“The cool advantage I had as a formulations chemist at Leslie’s was that when I made a formula, because Leslie’s had direct interaction with consumers, we could see whether the sales were going up for a given product, and that would indicate whether a product was being accepted and working,” Lowry said. “For instance, the clarifier that they had when I came to work there – I didn’t think it was very good, so I reformulated it and about nine months later we checked on the sales of the clarifier, and they were up like 300% and that indicated we were making a better product.”
Lowry says the last product he formulated was liquid conditioner, or liquid cyanuric acid, and sold the marketing rights to Natural Chemistry, which was recently bought by Biolab, and one of the reasons Biolab wanted to acquire Natural Chemistry.
Altogether, Lowry says he has developed or formulated 111 chemical products for the pool industry.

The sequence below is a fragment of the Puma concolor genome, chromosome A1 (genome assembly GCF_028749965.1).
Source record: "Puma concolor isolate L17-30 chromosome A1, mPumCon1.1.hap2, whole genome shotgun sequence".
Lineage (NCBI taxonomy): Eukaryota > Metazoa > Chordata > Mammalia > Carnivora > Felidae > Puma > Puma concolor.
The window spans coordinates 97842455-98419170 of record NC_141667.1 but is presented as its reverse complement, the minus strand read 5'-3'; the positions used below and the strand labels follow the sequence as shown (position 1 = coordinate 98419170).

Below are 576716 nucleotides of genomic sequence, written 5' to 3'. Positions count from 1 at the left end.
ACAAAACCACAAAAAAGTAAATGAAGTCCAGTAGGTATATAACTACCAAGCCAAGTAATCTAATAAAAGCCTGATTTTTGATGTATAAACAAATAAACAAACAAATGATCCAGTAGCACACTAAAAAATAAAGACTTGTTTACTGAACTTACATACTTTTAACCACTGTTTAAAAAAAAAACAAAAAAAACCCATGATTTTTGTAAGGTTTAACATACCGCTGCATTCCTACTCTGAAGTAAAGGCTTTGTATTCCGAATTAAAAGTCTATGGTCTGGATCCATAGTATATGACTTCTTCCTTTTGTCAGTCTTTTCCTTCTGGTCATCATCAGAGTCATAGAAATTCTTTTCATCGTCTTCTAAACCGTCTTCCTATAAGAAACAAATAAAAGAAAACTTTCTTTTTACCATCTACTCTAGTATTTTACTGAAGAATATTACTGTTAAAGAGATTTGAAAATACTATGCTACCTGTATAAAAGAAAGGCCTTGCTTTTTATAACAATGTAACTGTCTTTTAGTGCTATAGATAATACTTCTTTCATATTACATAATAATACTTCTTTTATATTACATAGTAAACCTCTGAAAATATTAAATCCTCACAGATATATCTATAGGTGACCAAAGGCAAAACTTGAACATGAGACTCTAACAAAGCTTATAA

He’s also written a lot of books for the pool and spa industry.
In 2004, IPSSA asked Lowry to write a training manual, so Lowry published IPSSA’s first Basic Training Manual in 2006, which was revised in 2016. In 2008, he published part 2 of the Manual, which focusses on equipment and 2009, Lowry published IPSSA’s Intermediate Training Manual. These books have also been translated into Spanish. In the meantime, he was also invited to re-write Leslie’s Swimming Pool and Spa Owner’s Manual.
In 2009, he met Silvia, the woman who would become his wife, and moved to Lima, Peru, where he lives today.
Since then, he has continued his work as a consultant at Lowry Consulting Group, LLC, and started the Pool Chemistry Training Institute with the late Greg Garrett in 2019. According to Lowry, it’s a pool care methodology similar to that recommended by the online forum, Troublefreepool. Using two texts, “Pool Chemistry for Service Pros” and the more comprehensive 228page “Pool Chemistry for Residential Pools” students can attend a one-day certification course that features the most up-to-date best-practices on water chemistry.
Since its inception, the institute has certified over 600 pool professionals with the help of 8 total instructors across the country. And when the pandemic began, the institute moved to a virtual format, and has held 10 classes in the last year.
“It gives me a warm feeling that people are seeking out this education. Since I got into this industry, I have tried to find scientific fact-based information and take that complex chemistry and reduce it to something that service techs and store personnel can understand,” Lowry said.